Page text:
面對饒恕的挑戰

By Robert J. Tamasy

你最後一次饒恕傷害你的人是甚麼時候?最後一次到人面前要求饒恕是甚麼時候?

對在工商業界或是職場工作的我們來說,饒恕別人和請求別人饒恕是所有我們被要求的事情當中最具有挑戰性的。因為很困難,所以很多人就直接整個放棄。就算知道自己做錯了,我們還是忽視它,抓住怨恨滋養傷口,不願意饒恕修復關係,希望過一段時間就會忘記。

二十世紀偉大的思想家魯益師(C.S. Lewis)總結自己所觀察到的,說出下面的名言:「每個人都說饒恕是一個很棒的主意,直到輪到自己的時候,則不然。」我想,他也許也會說:「談到饒恕,受比施更有福。」

退伍軍人諮商師以及教練知道他們的案主常常必須面對饒恕這個課題。不饒恕會破壞合夥關係、傷害領導團隊甚至是整個機構。饒恕的內容可能小至很簡單的事情,例如不友善的言語、發怒時令人後悔的不理智行為,大到大型商業契約的失敗。

「饒恕然後忘記」,說得簡單,要做到卻很困難。饒恕經常被認為是讓加害者和他所做的錯事脫罪,不需要做任何補償。也因此,很多人決定要永遠記住別人對他們做過的錯事。結果,自己變成「不情願饒恕」的受害者。別人或許不會發現我們所受的苦、或者他們一點也不在乎,我們或許也和他們斷絕往來,沒有留下任何修補的機會。

關於饒恕,我們需要做些甚麼?聖經提供我們一些建議:

更多的饒恕,不僅僅是因為「必須」饒恕 。耶穌告訴祂的門徒,放棄以眼還眼的報復方式。相反的,他鼓勵我們在衝突之中成為心胸更寬闊的人,「你們聽見有話說:『以眼還眼,以牙還牙。』只是我告訴你們,不要與惡人作對。有人打你的右臉,連左臉也轉過來由他打;有人想要告你,要拿你的裏衣,連外衣也由他拿去;(馬太福音538-40)

想一想神如何饒恕我們。耶穌在主禱文當中,特別強調饒恕的重要。「免我們的債, 如同我們免了人的債。 不叫我們遇見試探; 救我們脫離凶惡 ( – 或譯:脫離惡者) 因為國度、權柄、榮耀,全是你的, 直到永遠。阿們 ( – 有古卷沒有因為阿們等字) 「你們饒恕人的過犯,你們的天父也必饒恕你們 的過犯; 你們不饒恕人的過犯,你們的 天父也必不饒恕你們的過犯。」(馬太福音612-15)

不饒恕種下苦毒的根。有情緒是人之常情,但是饒恕能幫助我們遠離情緒的癌症。「一切苦毒、惱恨、忿怒、嚷鬧、毀謗,並一切的惡毒( – 或譯:陰毒),都當從你們中間除掉;並要以恩慈相待,存憐憫的心,彼此饒恕,正如上帝在基督裏饒恕了你們一樣。 (以弗所書431-32)

勞勃.泰默西是領袖資產協會的傳播部副部長,這是一個總部在美國喬治亞州亞特蘭大的非營利組織。他寫過一本書「最佳狀態的商業:箴言給今日職場的歷久彌新智慧」(Business At Its Best: Timeless Wisdom from Proverbs for Today”s Workplace);他也與David A. Stoddard合著一本書「導師之心」(The Heart of Mentoring他的雙週部落格www.bobtamasy.blogspot.com

省思/問題討論

文章一開始提到「你最後一次原諒饒恕傷害你的人是甚麼時候?」分享自己的狀況和經驗。 最後一次你到人面前請求饒恕是甚麼時候?你得到甚麼樣的回應?要請求別人或是一個團體的饒恕是一件很簡單的事情嗎? 你最近是否在饒恕與不饒恕當中掙扎?你是否覺得自己不面對不行了?請分享自己的經驗。 知道神饒恕我們對祂做的錯事和我們的罪,是否有幫助我們能饒恕其他人或是請求別人饒恕我們?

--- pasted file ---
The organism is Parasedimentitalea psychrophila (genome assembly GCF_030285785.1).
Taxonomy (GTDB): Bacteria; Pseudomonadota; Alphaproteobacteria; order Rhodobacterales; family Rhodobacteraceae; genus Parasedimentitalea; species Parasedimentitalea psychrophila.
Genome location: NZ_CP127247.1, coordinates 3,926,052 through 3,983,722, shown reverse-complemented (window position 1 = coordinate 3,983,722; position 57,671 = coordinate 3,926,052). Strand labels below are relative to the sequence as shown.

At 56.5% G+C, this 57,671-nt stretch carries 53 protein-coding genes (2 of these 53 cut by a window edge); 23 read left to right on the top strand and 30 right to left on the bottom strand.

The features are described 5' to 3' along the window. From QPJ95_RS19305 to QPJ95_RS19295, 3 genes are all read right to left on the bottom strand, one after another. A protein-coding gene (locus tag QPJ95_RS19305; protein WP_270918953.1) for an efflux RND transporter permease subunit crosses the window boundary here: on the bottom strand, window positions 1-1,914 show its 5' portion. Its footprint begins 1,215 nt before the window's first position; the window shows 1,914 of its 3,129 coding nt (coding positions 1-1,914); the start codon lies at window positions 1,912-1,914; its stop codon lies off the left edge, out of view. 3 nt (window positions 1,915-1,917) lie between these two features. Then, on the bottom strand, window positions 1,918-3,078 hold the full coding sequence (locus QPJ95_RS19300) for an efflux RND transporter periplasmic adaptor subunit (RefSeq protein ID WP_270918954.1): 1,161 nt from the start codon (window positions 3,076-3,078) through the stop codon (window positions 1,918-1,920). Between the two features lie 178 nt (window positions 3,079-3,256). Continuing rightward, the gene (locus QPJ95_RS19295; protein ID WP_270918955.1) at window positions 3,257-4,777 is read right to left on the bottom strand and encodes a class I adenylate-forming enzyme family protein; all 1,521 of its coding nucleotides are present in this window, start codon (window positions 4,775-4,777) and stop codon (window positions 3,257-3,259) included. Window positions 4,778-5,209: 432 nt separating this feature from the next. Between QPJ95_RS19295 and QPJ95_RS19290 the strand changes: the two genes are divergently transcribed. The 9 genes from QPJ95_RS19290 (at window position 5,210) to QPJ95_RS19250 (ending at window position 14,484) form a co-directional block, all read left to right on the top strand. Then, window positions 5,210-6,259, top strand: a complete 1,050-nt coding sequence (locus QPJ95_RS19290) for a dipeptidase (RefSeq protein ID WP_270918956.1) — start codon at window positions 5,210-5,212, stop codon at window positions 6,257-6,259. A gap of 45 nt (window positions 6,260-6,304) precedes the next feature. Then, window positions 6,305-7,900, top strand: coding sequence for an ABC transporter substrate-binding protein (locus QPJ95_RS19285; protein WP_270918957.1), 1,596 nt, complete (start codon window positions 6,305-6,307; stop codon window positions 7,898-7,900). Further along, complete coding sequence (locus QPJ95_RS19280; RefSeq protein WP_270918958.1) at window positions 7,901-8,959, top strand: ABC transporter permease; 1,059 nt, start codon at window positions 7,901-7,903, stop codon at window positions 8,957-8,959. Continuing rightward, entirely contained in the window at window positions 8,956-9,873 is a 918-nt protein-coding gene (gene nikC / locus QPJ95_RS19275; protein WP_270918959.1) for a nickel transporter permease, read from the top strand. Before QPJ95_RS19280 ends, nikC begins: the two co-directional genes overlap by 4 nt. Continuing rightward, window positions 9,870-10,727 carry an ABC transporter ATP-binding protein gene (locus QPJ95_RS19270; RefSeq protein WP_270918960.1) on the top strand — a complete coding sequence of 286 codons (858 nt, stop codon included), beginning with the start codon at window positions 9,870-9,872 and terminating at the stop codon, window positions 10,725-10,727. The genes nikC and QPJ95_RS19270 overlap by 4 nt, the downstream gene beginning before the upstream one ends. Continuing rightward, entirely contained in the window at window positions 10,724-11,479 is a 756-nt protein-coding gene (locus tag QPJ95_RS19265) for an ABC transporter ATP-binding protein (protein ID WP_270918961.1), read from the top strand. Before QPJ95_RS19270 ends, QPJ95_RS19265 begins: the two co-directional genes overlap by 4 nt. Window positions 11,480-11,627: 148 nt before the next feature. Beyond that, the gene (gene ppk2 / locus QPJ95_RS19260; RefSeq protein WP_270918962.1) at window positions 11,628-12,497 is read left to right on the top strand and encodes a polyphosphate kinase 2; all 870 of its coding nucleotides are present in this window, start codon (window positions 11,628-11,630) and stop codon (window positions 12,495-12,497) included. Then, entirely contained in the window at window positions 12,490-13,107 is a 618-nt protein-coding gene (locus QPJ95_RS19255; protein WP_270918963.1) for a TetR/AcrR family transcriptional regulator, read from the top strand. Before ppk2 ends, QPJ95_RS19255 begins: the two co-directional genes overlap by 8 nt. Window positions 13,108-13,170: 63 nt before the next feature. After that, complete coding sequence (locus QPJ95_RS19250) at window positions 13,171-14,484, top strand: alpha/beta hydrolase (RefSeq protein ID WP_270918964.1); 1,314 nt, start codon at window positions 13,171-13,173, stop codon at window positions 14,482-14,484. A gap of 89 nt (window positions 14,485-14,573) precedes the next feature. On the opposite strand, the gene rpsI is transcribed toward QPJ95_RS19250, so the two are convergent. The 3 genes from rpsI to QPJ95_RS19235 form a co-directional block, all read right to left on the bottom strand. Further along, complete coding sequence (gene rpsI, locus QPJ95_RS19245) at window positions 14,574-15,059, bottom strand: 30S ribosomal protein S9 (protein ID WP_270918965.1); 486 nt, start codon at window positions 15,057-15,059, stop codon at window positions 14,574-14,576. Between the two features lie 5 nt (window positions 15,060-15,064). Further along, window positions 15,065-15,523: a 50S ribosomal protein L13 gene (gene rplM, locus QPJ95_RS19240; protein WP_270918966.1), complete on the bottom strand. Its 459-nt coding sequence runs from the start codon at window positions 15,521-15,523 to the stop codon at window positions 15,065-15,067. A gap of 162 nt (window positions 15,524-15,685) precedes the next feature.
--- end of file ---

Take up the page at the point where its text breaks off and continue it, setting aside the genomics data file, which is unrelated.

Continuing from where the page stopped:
註:如果你手上有聖經,希望知道與這個主題相關更多的經文,請參考:創世紀50章15-21章;列王記上8章47-52節;馬太福音18章23-35節;馬可福音11章25節;哥林多後書2章10節

FACING THE FORGIVENESS CHALLENGE

By Robert J. Tamasy

When was the last time you forgave someone for a wrong they had done to you? When was the last time you went to someone else and asked for their forgiveness?

These can be challenging questions, because among the many things we are asked to do in today”s business and professional world, forgiving and being forgiven are often among the most difficult. So difficult, in fact, many people choose to avoid them entirely. We hang onto grudges and nurse hurts rather than attempting to reconcile relationships. Instead of requesting forgiveness, even if we realize we have said or done something wrong, we ignore it, hoping the offending party will forget over time.

C.S. Lewis, one of the great thinkers of the 20th century, summed it up well when he observed, “Everyone thinks that forgiveness is a lovely idea, until he has something to forgive.” He might well have been saying that when it comes to forgiveness, it is more blessed to receive than to give.

Veteran consultants and executive coaches know a recurring issue their clients must confront involves forgiveness. Failure to forgive can destroy partnerships, leadership teams, even entire organizations. It might range from something simple, such as unkind words, to doing something in anger that we later regret, to total failure to fulfill a major business commitment.